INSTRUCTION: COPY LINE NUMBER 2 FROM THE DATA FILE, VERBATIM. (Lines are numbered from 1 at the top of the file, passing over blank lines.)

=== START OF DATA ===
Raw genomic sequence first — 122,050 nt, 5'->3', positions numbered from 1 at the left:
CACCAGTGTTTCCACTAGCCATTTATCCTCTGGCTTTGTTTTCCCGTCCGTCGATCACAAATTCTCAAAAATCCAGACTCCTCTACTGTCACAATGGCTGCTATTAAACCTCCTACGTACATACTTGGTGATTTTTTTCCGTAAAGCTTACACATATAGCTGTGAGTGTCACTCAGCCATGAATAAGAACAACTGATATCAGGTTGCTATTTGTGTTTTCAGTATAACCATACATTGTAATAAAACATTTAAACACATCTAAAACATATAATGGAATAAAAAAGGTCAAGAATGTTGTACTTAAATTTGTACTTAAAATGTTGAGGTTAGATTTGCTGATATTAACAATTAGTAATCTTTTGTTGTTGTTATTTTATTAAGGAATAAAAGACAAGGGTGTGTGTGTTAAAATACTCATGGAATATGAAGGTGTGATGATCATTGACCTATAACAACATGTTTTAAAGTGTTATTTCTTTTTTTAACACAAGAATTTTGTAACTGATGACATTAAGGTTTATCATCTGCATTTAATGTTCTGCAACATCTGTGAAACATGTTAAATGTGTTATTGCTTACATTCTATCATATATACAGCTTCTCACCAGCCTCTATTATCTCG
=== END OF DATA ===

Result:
CACCAGTGTTTCCACTAGCCATTTATCCTCTGGCTTTGTTTTCCCGTCCGTCGATCACAAATTCTCAAAAATCCAGACTCCTCTACTGTCACAATGGCTGCTATTAAACCTCCTACGTACATACTTGGTGATTTTTTTCCGTAAAGCTTACACATATAGCTGTGAGTGTCACTCAGCCATGAATAAGAACAACTGATATCAGGTTGCTATTTGTGTTTTCAGTATAACCATACATTGTAATAAAACATTTAAACACATCTAAAACATATAATGGAATAAAAAAGGTCAAGAATGTTGTACTTAAATTTGTACTTAAAATGTTGAGGTTAGATTTGCTGATATTAACAATTAGTAATCTTTTGTTGTTGTTATTTTATTAAGGAATAAAAGACAAGGGTGTGTGTGTTAAAATACTCATGGAATATGAAGGTGTGATGATCATTGACCTATAACAACATGTTTTAAAGTGTTATTTCTTTTTTTAACACAAGAATTTTGTAACTGATGACATTAAGGTTTATCATCTGCATTTAATGTTCTGCAACATCTGTGAAACATGTTAAATGTGTTATTGCTTACATTCTATCATATATACAGCTTCTCACCAGCCTCTATTATCTCG